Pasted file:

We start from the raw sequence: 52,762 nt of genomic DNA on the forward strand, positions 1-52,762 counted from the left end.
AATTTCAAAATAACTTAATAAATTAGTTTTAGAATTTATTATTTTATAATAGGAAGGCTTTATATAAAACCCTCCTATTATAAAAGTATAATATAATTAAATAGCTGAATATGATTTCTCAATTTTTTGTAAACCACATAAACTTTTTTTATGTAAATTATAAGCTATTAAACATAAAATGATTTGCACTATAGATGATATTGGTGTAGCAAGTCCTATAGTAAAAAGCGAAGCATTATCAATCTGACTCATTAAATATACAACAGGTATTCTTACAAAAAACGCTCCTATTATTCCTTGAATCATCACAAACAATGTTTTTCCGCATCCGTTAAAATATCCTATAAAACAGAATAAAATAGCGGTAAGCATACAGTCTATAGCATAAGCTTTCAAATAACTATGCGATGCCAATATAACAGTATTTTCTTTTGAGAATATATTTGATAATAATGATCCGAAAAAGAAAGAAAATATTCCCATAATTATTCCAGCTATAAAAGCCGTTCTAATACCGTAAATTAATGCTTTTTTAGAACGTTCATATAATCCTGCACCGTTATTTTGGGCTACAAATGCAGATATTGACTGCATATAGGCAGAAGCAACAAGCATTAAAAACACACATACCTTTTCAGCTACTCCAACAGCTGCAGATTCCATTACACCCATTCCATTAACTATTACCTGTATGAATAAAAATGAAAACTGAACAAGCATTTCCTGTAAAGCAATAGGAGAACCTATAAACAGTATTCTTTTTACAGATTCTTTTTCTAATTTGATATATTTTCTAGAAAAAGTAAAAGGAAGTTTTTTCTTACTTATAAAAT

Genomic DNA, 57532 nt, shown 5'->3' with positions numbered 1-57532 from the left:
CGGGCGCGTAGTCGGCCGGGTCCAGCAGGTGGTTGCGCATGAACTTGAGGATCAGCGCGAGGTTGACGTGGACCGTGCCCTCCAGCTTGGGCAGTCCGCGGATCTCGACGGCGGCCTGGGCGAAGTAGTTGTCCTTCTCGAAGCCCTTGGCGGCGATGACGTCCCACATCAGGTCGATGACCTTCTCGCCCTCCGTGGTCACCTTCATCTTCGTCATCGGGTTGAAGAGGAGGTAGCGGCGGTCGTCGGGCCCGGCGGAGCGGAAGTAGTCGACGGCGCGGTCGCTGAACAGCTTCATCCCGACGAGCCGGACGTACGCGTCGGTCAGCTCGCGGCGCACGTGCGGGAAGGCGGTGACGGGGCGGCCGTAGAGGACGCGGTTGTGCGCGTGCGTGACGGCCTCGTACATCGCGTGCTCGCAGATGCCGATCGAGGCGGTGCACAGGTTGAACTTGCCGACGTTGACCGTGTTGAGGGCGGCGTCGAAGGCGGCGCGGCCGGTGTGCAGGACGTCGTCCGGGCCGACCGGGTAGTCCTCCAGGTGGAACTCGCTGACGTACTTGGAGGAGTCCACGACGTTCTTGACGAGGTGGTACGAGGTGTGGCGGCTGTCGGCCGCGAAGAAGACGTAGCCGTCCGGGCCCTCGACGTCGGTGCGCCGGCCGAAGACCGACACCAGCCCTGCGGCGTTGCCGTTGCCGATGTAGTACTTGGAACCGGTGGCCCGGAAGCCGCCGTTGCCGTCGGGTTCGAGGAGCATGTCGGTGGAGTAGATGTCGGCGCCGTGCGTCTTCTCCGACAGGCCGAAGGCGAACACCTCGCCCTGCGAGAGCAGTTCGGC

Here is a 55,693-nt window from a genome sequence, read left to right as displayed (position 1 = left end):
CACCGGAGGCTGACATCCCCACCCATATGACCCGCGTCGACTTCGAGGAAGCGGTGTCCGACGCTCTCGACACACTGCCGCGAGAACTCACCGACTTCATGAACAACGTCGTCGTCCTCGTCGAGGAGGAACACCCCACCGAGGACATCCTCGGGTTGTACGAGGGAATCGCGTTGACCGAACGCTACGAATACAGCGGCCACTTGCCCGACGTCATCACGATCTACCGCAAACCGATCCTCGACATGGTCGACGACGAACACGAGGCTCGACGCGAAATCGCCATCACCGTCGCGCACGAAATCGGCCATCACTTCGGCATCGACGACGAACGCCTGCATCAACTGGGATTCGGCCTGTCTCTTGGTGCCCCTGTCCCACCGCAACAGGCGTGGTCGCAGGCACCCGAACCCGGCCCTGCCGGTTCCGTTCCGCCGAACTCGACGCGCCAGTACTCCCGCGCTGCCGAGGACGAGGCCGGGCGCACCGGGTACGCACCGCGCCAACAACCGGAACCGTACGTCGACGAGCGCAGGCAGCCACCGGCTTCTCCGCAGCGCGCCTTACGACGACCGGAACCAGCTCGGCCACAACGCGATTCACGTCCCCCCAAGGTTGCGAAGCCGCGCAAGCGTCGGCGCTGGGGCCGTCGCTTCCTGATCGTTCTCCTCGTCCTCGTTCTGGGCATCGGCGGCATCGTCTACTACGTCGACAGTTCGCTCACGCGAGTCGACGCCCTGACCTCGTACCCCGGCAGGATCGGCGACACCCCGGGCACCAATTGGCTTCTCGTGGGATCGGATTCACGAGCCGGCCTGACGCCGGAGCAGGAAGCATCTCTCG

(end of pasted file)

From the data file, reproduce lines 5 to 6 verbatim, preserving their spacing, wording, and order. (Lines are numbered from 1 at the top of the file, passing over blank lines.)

Here is a 55,693-nt window from a genome sequence, read left to right as displayed (position 1 = left end):
CACCGGAGGCTGACATCCCCACCCATATGACCCGCGTCGACTTCGAGGAAGCGGTGTCCGACGCTCTCGACACACTGCCGCGAGAACTCACCGACTTCATGAACAACGTCGTCGTCCTCGTCGAGGAGGAACACCCCACCGAGGACATCCTCGGGTTGTACGAGGGAATCGCGTTGACCGAACGCTACGAATACAGCGGCCACTTGCCCGACGTCATCACGATCTACCGCAAACCGATCCTCGACATGGTCGACGACGAACACGAGGCTCGACGCGAAATCGCCATCACCGTCGCGCACGAAATCGGCCATCACTTCGGCATCGACGACGAACGCCTGCATCAACTGGGATTCGGCCTGTCTCTTGGTGCCCCTGTCCCACCGCAACAGGCGTGGTCGCAGGCACCCGAACCCGGCCCTGCCGGTTCCGTTCCGCCGAACTCGACGCGCCAGTACTCCCGCGCTGCCGAGGACGAGGCCGGGCGCACCGGGTACGCACCGCGCCAACAACCGGAACCGTACGTCGACGAGCGCAGGCAGCCACCGGCTTCTCCGCAGCGCGCCTTACGACGACCGGAACCAGCTCGGCCACAACGCGATTCACGTCCCCCCAAGGTTGCGAAGCCGCGCAAGCGTCGGCGCTGGGGCCGTCGCTTCCTGATCGTTCTCCTCGTCCTCGTTCTGGGCATCGGCGGCATCGTCTACTACGTCGACAGTTCGCTCACGCGAGTCGACGCCCTGACCTCGTACCCCGGCAGGATCGGCGACACCCCGGGCACCAATTGGCTTCTCGTGGGATCGGATTCACGAGCCGGCCTGACGCCGGAGCAGGAAGCATCTCTCG